We dealt with an urgent mesothelioma claim for a 92 year old gentleman called Mr. S who was diagnosed with mesothelioma during June of 2007.

Mr. S worked for Stein Atkinson Limited as a design engineer between 1944 and 1979. The company later traded under the name of Solios Thermal Limited.

His role within the company involved designing furnace equipment which would regularly have to be lined with asbestos materials in order to fireproof the furnaces.

He was often nearby when the manual workers drilled and nailed the asbestos into place resulting in him coming into contact with asbestos dust on a regular basis. Whilst Mr. S never worked directly with asbestos, he was exposed on a passive basis which led to him developing mesothelioma during later life.

The case successfully settled during Mr. S’ lifetime, having been run over a 5 month period. The case was unusual as Mr. S survived with symptoms for over 3 years before sadly passing away due to the condition.


Concerned about asbestos exposure? Call our expert team on 0800 038 6767

Home to some 1500 residential houses and the population of 6,734 in the 1870s, Armley’s residents found themselves living next to what would be the biggest killer of Mesothelioma in the UK.

The nearest school located to the factory was the Armley Board School (later to become Armley Council School, and referred to by the locals as “The Clock School”. The school was built in 1878 at a cost of £13,108 and its clock tower became a “local land mark”[5].

A former student recalls her memories of the asbestos at school:

I went to Armley Clock School whose back school yard was only about 10 yards from the open door of Roberts. The dust would fly about and blow into the school yard. I remember some of the kids getting hold of big chunks of it and wrapping it around their chins and pretending to be Santa Claus. No one told us how dangerous it was in those days”[6]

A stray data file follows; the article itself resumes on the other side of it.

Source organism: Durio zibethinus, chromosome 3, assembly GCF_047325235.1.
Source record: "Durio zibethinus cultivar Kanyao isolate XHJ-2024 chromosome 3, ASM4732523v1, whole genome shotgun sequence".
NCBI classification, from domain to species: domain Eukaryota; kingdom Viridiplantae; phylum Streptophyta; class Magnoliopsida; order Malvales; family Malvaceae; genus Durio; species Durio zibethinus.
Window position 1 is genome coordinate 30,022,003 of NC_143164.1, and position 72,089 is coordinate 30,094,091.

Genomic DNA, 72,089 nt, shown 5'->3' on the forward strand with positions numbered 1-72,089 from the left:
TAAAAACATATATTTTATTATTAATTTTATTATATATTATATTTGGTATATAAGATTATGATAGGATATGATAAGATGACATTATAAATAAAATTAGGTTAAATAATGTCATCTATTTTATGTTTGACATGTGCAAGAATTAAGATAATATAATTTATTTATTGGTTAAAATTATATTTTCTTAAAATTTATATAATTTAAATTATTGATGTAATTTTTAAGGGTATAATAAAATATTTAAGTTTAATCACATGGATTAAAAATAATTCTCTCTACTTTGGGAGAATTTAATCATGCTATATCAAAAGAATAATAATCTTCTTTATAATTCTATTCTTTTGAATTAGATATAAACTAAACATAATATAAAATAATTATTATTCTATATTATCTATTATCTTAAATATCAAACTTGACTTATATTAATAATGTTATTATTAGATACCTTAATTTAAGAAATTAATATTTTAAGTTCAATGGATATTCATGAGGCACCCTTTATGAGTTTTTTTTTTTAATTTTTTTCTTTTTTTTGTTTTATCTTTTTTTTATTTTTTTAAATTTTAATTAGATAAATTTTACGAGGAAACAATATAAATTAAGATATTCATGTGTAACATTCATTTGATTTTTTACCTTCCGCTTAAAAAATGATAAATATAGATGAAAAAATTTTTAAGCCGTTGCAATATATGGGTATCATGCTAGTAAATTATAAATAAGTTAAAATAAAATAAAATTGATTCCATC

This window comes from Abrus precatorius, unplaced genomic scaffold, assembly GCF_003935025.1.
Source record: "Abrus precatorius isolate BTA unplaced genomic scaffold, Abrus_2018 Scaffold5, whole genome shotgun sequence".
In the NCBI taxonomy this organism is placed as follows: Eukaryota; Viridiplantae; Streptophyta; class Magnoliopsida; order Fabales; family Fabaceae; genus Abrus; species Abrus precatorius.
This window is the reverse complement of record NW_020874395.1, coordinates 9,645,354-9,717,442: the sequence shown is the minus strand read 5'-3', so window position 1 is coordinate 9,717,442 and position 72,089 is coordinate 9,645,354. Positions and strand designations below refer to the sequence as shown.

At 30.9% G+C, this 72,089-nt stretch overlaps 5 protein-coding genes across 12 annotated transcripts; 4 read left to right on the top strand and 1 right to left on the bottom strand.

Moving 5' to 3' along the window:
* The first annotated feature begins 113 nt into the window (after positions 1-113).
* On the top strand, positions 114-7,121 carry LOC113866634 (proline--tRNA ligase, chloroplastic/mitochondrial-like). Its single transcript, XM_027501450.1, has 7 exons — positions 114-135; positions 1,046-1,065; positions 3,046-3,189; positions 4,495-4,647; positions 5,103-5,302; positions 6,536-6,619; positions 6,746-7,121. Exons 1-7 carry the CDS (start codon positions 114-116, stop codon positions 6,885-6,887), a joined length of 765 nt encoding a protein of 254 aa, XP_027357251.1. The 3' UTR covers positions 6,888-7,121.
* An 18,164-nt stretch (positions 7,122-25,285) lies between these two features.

The spine-chilling sense of reality wasn’t apparent for the innocent in those days. They played hand-in-hand with some of nature’s cruellest creations, released by the blind greed of man and manufactured by our own fathers. All were unaware of the evil disguised behind its fluffy exterior. A wolf in sheep’s clothing if you must.

At its most successful period, the factory had employed 250 workers. However, the deadly effects of asbestos exposure began to show between 1931 and 1958. Some 270 workers were too ill to work due to an asbestos related disease and sadly 300 or more have died since.[2]

It was and still is a devastating time for all those living in Armley.


This month we are featuring MESO 2. A trial of Ganetespib with Pemetrexed and cisplatin or Carboplatin for Pleural Mesothelioma.

This trial looks at a drug called Ganetespib alongside standard chemotherapy for mesothelioma in the covering of the lungs. The trial is supported by Cancer Research UK.

In this trial, researchers want to see if they can improve the treatment of Pleural Mesothelioma by adding a drug called Ganetespib.

Ganetespib is a type of biological therapy called a heat shock protein 90 inhibitor. It stops signals that cancer cells use to divide and grow.

The aims of this trial are to:

  • Find the best dose of Ganetespib to give alongside Pemetrexed and Cisplatin or Carboplatin
  • See how well this combination of drugs works as treatment for Pleural Mesothelioma

Trial Design

This trial is in 2 stages. The first stage is a phase 1 trial. The researchers want find the best dose of Ganetespib to give with Pemetrexed and Cisplatin or Carboplatin. To do this they will give the first 3 people a low dose of Ganetespib with the usual doses of Pemetrexed and Cisplatin or Carboplatin. If they don’t have any problems, the next 3 people have a higher dose of Ganetespib. And so on, until they find the best dose to give. This is called a dose escalation study.